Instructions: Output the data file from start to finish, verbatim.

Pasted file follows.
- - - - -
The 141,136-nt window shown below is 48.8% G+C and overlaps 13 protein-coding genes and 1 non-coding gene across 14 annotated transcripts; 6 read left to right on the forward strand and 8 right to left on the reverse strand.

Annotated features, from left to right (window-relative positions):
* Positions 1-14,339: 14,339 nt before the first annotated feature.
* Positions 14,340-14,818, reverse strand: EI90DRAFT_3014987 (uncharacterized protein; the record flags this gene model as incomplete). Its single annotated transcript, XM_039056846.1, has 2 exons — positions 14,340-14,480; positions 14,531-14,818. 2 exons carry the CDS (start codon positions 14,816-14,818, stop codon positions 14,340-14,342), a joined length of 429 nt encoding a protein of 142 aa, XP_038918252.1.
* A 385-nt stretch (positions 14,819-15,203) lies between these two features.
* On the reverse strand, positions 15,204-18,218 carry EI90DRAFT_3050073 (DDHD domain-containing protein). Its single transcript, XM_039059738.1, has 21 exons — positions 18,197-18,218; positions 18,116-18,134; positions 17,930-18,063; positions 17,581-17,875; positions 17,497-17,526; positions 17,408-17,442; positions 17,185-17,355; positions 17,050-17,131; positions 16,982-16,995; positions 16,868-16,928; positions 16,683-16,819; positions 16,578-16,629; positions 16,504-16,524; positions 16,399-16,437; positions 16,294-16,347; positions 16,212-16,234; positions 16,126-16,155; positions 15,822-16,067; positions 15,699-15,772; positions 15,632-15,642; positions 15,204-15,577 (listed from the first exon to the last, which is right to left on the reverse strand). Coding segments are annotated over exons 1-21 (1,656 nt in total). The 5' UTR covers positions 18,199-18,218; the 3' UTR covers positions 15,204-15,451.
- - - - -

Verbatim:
The 141,136-nt window shown below is 48.8% G+C and overlaps 13 protein-coding genes and 1 non-coding gene across 14 annotated transcripts; 6 read left to right on the forward strand and 8 right to left on the reverse strand.

Annotated features, from left to right (window-relative positions):
* Positions 1-14,339: 14,339 nt before the first annotated feature.
* Positions 14,340-14,818, reverse strand: EI90DRAFT_3014987 (uncharacterized protein; the record flags this gene model as incomplete). Its single annotated transcript, XM_039056846.1, has 2 exons — positions 14,340-14,480; positions 14,531-14,818. 2 exons carry the CDS (start codon positions 14,816-14,818, stop codon positions 14,340-14,342), a joined length of 429 nt encoding a protein of 142 aa, XP_038918252.1.
* A 385-nt stretch (positions 14,819-15,203) lies between these two features.
* On the reverse strand, positions 15,204-18,218 carry EI90DRAFT_3050073 (DDHD domain-containing protein). Its single transcript, XM_039059738.1, has 21 exons — positions 18,197-18,218; positions 18,116-18,134; positions 17,930-18,063; positions 17,581-17,875; positions 17,497-17,526; positions 17,408-17,442; positions 17,185-17,355; positions 17,050-17,131; positions 16,982-16,995; positions 16,868-16,928; positions 16,683-16,819; positions 16,578-16,629; positions 16,504-16,524; positions 16,399-16,437; positions 16,294-16,347; positions 16,212-16,234; positions 16,126-16,155; positions 15,822-16,067; positions 15,699-15,772; positions 15,632-15,642; positions 15,204-15,577 (listed from the first exon to the last, which is right to left on the reverse strand). Coding segments are annotated over exons 1-21 (1,656 nt in total). The 5' UTR covers positions 18,199-18,218; the 3' UTR covers positions 15,204-15,451.